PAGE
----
Friday, June 19, 2009

Pay Attention to Iran

Folks, we're witnessing something pretty amazing in Iran right now. It's obvious this election was rigged. Even if (somehow) it wasn't, there's a lot going on there that is quite disturbing. Just read this article from today's Wall Street Journal for some firsthand accounts from Iranian citizens. We need to help them. America needs to help them, and President Obama needs to speak up. Right now he is staying largely silent, and it's not a good thing. Obama said the following in his recent speech in Cairo:

"I do have an unyielding belief that all people yearn for certain things: the ability to speak your mind and have a say in how you are governed; confidence in the rule of law and the equal administration of justice; government that is transparent and doesn't steal from the people; the freedom to live as you choose. Those are not just American ideas, they are human rights, and that is why we will support them everywhere."

Read the WSJ article and it's very clear that the government is not being "transparent" and Iranians are not being given the freedom to "speak [their] mind[s]". If our President truly believes in these "human rights" this then he needs to be speaking out about it, because he has been given the perfect opportunity.

3 comments:

  1. Khomeni said this morning, "Some diplomats from the west are showing their real face and that they are enemies."

    If Obama had come or still chooses to come out behind the Mousavi, and he ultimately doesn't come to power, we have encouraged Ahmedinijad as well as Khomeni & council to further incite anti-American sentiments and have lost any hope for peaceful negotiations with the regime. It doesn't make us safer. The New Years speech and the Cairo speech were pre-emptive strikes for the election in Iran - Obama set this stage, very tactfully I might add. Those speeches greatly undermined the main message of Ahmedinijad - that Americans were to be feared and not trusted; he painted us as everything bad and evil in the world. But then Obama got on camera, his message was delivered, and he shmoozed the people of Iran too. Suddenly Ahmedinijad's messages didn't make sense. There wasn't enough time to re-organize before people headed to the polls, so the administration freaked and made up some numbers. It may not be tomorrow or next week, but like movements prior, Gandhi and King, the people have spoken and the movement can't be stopped.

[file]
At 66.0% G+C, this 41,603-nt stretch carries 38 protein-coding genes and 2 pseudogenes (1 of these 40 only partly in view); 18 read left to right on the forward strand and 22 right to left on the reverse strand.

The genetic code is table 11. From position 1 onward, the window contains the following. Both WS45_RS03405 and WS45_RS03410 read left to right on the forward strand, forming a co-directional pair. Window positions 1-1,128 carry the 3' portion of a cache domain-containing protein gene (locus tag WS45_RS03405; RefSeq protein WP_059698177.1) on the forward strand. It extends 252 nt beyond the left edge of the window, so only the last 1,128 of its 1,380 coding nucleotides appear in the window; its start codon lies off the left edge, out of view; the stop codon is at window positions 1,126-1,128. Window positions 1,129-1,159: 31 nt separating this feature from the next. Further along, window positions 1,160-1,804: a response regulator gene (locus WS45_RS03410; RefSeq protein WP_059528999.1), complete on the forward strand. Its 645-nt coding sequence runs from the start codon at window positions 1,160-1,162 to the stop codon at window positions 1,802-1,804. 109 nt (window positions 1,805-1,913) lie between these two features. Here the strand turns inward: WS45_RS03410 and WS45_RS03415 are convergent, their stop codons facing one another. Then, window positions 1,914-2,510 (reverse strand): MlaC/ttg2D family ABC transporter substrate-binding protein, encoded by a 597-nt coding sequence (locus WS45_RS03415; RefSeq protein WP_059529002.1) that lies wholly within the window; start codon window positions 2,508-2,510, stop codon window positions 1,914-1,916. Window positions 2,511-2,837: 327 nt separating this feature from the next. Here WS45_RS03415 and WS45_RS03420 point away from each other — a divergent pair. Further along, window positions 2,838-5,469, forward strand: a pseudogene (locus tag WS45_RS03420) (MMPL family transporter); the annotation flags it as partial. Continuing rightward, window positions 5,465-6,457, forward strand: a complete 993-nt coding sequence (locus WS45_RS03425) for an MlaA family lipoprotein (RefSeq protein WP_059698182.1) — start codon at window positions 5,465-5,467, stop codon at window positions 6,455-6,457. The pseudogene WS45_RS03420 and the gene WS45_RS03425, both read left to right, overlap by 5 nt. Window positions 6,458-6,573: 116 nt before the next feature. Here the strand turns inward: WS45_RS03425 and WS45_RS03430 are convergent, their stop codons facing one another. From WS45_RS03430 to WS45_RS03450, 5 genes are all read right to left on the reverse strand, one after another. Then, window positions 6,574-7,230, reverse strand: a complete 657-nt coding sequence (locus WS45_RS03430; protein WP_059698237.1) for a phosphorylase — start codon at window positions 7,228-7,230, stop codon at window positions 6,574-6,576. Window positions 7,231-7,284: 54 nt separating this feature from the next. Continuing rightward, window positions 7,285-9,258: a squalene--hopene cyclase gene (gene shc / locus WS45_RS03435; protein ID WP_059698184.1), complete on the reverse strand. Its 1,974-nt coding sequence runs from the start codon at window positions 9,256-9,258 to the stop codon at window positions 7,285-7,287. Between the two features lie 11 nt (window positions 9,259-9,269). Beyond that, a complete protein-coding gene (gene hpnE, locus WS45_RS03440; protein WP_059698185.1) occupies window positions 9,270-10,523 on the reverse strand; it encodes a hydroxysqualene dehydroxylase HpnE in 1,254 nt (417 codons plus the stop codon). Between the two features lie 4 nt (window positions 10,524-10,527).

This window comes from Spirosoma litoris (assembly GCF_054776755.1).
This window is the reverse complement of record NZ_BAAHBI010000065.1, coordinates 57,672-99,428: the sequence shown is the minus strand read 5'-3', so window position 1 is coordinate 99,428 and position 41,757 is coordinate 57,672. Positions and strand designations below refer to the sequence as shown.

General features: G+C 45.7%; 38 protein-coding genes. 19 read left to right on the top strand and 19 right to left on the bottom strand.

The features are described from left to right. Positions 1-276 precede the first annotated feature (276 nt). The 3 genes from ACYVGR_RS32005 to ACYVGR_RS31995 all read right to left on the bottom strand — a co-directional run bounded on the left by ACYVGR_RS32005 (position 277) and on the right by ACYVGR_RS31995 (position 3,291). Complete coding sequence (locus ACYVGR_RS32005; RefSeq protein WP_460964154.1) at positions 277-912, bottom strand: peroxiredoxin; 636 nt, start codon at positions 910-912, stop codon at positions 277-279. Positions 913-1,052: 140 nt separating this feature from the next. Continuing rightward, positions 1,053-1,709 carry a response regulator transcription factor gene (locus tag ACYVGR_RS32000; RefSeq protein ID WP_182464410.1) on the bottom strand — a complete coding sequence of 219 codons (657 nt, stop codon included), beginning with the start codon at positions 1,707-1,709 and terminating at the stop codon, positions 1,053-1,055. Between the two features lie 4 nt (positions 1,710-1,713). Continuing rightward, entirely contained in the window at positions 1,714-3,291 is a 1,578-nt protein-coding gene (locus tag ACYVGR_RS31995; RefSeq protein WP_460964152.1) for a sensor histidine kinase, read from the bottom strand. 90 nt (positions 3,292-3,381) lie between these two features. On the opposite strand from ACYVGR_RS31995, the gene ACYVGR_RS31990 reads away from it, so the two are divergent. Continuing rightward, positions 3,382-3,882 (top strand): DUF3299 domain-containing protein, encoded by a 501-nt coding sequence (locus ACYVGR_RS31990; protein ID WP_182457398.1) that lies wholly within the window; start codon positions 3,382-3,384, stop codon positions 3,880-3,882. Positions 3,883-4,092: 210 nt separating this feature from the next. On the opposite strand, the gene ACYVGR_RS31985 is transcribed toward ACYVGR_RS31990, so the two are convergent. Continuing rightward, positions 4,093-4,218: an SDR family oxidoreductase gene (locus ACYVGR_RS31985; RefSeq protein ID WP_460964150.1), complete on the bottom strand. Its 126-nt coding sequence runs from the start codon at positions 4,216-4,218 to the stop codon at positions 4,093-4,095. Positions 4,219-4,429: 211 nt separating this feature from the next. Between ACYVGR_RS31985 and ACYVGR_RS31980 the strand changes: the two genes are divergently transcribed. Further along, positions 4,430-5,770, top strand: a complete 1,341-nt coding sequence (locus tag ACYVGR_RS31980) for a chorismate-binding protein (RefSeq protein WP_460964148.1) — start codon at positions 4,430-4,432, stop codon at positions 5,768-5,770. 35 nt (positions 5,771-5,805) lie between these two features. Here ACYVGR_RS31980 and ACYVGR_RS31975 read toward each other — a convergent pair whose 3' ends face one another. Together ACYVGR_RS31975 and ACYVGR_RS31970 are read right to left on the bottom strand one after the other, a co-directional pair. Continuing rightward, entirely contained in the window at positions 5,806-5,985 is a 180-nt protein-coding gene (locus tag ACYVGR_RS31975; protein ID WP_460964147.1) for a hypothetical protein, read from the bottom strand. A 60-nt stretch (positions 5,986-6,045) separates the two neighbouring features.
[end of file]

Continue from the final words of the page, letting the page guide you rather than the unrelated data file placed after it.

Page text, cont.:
Conversely, if Obama says something in support of Mousavi, and if Mousavi came to power, it might imply Iran is an ally, which seeing as you support candidates who wanted to bomb them into oblivian a short year ago, I don't think that's a commitment we're ready to make. It also takes the legitimacy of the election away from the people. Their votes didn't count until the president of another country (an enemy one, maybe) came to the rescue? A year ago, would you have said you know, Ahmedinijad has shown support for McCain, I think I'll support him as president of the US? Doesn't make sense - I would run in the opposite direction.